Today at Autoblog's UPSHIFT 2016 event, a distinguished panel of design experts spoke a bit about how autonomous cars will evolve beyond some of our traditional notions of car design. Some of this will be physical, which is worth a separate post. But some of what the panel discussed is more about attitude, and personality – notions that might be the most fascinating aspect for enthusiasts wondering how we'll make an emotional connection to devices we can't drive ourselves.

I felt that a really compelling idea along these lines was broached by one of the panelists, Mark Prommel, partner and design director of Pensa. Panel moderator, author and Autoblog contributor Brett Berk asked about what conventions autonomous vehicles will shed in the future. Prommel responded by saying that he felt the visceral connection that we feel for cars won't be one of the things that we'll lose with autonomy, contrary to the fears of many in the enthusiast community. The reason is personality.

An inanimate object with a fully-realized personality is something you're already familiar with, whether it occurs to you immediately or not. Have you seen any of the Iron Man movies? J.A.R.V.I.S. is the artificial intelligence program that runs Tony Stark's lab, and his suits. It's more than just a service – J.A.R.V.I.S. has personality, and comes across in the films as more of a supporting character than a lifeless, one-dimensional tool. While entirely fictional, J.A.R.V.I.S. tells us something important about how humans can (and perhaps, should) relate to our artificial creations. It's something that is playing out, on a much less impressive scale, when we react to Siri's procedurally-generated pleasantries, which can have an emotional impact despite not having any emotional validity behind them.

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As Berk pointed out, many of us already anthropomorphize our vehicles, which strengthens our connection to them. Prommel theorizes that in the shared environment, we won't operate the vehicles, so we won't have the relationship of a human using a machine or tool. Instead, perhaps the vehicle will assume a personality that we can relate to. He mentioned several roles it could play, perhaps the least radical being a guide. Think about the role a taxi driver plays in a trip through an urban environment, and perhaps mix in a little personal assistant on top of that. Treating your autonomous vehicle as your personal driver, rather than as a device, could radically change the driver-vehicle relationship.

There are two other roles that Prommel mentioned, and both raise intriguing possibilities. The first is the role of servant, which would clearly change the nature of the relationship on an emotional level and could bring up some ethical or etiquette questions. Consider this: will it be socially acceptable to lose your temper with your autonomous car in front of other people? To yell at it?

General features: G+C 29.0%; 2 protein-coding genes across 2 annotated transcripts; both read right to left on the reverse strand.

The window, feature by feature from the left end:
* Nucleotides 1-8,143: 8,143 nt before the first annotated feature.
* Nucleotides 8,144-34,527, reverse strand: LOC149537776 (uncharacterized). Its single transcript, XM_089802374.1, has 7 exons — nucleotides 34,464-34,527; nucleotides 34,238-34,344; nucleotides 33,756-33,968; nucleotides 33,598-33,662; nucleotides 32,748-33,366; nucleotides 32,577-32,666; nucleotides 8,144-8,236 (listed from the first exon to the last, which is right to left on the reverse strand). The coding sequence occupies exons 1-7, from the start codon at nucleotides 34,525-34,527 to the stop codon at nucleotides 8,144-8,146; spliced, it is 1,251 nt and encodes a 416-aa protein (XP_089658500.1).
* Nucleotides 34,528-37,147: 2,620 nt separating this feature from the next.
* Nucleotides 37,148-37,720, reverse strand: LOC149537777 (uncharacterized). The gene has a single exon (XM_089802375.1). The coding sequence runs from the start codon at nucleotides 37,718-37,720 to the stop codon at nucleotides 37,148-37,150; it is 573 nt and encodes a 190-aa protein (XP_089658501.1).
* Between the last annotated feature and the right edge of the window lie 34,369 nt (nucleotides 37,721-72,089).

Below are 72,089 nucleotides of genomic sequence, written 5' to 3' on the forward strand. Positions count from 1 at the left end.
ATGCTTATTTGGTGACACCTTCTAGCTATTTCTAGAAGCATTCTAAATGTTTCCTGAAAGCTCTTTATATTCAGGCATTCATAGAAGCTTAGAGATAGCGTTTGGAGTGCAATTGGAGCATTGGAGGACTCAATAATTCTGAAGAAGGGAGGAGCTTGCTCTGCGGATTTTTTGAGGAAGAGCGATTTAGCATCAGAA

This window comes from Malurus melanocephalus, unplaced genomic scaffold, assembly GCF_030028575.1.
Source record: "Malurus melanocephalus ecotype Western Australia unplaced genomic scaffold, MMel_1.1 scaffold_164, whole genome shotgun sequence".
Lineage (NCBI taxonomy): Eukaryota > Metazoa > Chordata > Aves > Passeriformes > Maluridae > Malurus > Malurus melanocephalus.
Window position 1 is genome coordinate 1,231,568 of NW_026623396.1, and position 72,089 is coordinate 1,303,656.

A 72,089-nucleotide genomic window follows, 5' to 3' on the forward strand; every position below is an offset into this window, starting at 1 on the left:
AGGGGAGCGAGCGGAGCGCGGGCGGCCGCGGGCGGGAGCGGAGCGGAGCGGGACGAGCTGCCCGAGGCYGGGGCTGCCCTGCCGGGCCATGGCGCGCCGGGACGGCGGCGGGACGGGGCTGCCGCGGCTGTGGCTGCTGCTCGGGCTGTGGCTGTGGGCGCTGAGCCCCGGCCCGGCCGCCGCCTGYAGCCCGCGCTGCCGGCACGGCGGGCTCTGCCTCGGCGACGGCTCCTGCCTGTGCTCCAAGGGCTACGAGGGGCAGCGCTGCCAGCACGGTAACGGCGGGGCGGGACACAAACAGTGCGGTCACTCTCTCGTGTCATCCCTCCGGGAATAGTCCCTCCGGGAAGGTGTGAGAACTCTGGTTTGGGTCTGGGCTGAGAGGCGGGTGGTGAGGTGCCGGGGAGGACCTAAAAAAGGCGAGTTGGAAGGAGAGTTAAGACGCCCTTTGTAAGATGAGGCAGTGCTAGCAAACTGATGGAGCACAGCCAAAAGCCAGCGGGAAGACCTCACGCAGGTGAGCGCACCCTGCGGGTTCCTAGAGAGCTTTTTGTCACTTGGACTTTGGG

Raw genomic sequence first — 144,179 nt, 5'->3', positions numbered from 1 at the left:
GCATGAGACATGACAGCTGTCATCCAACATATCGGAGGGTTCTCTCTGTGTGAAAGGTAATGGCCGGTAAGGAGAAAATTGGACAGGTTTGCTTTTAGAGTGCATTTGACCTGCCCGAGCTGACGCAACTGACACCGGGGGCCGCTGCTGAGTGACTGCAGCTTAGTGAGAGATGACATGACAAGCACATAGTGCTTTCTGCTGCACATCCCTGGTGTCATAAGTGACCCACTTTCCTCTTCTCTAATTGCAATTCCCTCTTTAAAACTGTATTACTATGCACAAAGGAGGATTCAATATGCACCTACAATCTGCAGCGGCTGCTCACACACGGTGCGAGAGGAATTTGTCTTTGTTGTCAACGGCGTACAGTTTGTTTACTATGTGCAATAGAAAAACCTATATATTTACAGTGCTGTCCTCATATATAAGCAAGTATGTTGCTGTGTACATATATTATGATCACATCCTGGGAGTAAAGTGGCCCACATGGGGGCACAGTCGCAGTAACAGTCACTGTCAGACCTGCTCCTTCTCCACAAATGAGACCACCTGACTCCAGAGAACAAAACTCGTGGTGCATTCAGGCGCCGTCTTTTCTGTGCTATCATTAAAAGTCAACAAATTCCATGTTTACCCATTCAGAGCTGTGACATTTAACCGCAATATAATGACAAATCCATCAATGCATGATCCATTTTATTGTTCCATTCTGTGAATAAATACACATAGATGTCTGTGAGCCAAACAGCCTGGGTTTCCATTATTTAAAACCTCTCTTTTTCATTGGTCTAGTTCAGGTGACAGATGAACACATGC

The second is that of companion, and this is the possibility I considered the most intriguing for those concerned about losing the important emotional connection to a vehicle, particularly when you consider a model in which the individual vehicle isn't owned, but rather shared. If whatever vehicle shows up to whisk you to your destination displays a personality you're familiar with, one that knows you and your preferences, it may indeed feel like a companion. The J.A.R.V.I.S. example is illustrative. Within the narrative structure of the Marvel Cinematic Universe, don't you think Tony Stark would be sad if J.A.R.V.I.S. were to be permanently destroyed?

That covers the relationship between occupant and vehicle, but panelist Melissa Cefkin, who is an anthropologist at the Nissan Research Center, brought up the excellent point that autonomous vehicles will also have to communicate and form relationships (however brief) with those outside the vehicle. We've seen these notions before in various forms, like concepts in which cars communicate with pedestrians using emojis and visual stimuli, but think about things in terms of personality. As the vehicle moves through space, it needs to do so in what Cefkin described as a "socially acceptable way." Think about a four-way stop. Without making eye contact, how does an autonomous vehicle signal intent with a human driver. What about an autonomous car that has a human who may assume control at any time, but is sitting back watching a movie? Part of her job is to make sure that these vehicles interact with others both safely, effectively, and responsibly. What personality should an autonomous vehicle take on to accomplish these things? Do we want an autonomous car shouting at us like a New York cabbie to "get out of the way!", horn blaring? It's not clear. But it's an interesting thought experiment.

The takeaway is this: don't assume our autonomous future will be a sterile place, with minimalist pods taking uncaring commuters from one place to another. That could happen, sure. Autonomous cars could certainly be the elevators of the future ... who is an elevator enthusiast? (Please don't write us an angry email if you're one of those.) But Prommel and Cefkin theorize that we may be able to form an emotional attachment to vehicles that will exhibit a strong personality. What form that personality will take is an open question that raises a number of related possibilities and concerns, and in my mind that process will be one of the most fascinating to watch unfold.

Interested in what Prommel, Cefkin, and the rest of the panelists had to say? You can watch a video of the entire thing from UPSHIFT 2016 at the top.

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